A colleague just forwarded to me an invitation to an event run by the Alliance for Useful Evidence on the topic of ‘Broadening the evidence base: science and social science in social policy’. ‘Broadening’ by this account means drawing on ‘the distinctive contributions can the natural sciences, engineering and social sciences’ – presumably the disciplines that can offer ‘useful evidence’ (I can’t quite get Thomas the ‘really useful engine’ out of my mind here). The idea of ‘useful evidence’ seems to me to collude with the highly problematic proposition of ‘evidence-based policymaking’, with all its misunderstandings, elisions and conflations. Rather than challenge the proposition itself, ‘useful evidence’ here merely stretches the definition (a bit like adding letters to the acronym STEM to stake a claim for disciplinary significance).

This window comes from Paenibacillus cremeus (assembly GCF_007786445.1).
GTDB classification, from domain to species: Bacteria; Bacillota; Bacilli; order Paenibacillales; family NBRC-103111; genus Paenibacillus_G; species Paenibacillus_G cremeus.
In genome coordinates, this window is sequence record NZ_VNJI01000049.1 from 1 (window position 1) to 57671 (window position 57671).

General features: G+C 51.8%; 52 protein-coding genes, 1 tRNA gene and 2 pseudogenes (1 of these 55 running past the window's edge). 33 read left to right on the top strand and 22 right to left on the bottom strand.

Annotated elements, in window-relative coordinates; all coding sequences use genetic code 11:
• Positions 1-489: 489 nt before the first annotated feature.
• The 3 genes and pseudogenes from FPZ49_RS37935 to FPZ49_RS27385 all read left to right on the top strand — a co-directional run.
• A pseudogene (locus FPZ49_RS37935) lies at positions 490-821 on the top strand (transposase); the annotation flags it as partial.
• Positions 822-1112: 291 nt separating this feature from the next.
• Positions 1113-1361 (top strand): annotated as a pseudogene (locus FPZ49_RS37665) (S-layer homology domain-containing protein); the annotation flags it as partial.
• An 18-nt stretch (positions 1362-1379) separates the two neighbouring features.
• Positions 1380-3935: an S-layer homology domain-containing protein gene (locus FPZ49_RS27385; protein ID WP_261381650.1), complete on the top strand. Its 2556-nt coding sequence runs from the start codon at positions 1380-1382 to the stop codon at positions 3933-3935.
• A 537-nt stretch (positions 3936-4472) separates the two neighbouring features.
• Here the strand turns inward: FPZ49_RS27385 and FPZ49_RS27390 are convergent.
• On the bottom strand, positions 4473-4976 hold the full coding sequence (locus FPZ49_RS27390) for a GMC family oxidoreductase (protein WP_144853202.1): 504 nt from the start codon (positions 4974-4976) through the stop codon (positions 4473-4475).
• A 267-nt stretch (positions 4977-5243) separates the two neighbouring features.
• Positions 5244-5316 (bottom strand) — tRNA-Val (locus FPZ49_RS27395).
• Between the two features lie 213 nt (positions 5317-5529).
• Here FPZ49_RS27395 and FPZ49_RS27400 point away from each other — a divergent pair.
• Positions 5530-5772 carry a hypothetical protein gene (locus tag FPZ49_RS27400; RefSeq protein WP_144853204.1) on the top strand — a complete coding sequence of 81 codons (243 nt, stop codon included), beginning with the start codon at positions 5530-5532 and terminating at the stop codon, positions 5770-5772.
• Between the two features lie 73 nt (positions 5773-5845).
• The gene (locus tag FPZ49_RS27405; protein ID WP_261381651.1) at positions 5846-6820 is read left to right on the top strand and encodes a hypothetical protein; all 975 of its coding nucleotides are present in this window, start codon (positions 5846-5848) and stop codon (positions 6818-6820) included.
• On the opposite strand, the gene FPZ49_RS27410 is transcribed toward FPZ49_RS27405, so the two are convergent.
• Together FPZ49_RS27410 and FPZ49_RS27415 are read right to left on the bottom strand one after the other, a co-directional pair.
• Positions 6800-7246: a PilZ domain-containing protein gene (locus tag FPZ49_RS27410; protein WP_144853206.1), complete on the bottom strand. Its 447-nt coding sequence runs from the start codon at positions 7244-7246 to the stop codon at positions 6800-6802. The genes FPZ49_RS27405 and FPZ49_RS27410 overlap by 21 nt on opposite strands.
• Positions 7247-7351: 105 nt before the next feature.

The January session on ‘Experts, publics and open policy’ offers at first glance greater potential for a genuinely broader discussion. The agenda describes (in rather predictable terms) the divide between ‘hard evidence’ (from economics or science) and ‘public opinion and attitude’. So this should be one to which historians can ‘usefully’ contribute, particularly those who have been pioneers for various forms of history in public. But will they even be there to do so? The message seems to be that the debate about ‘useful evidence’ is not for us.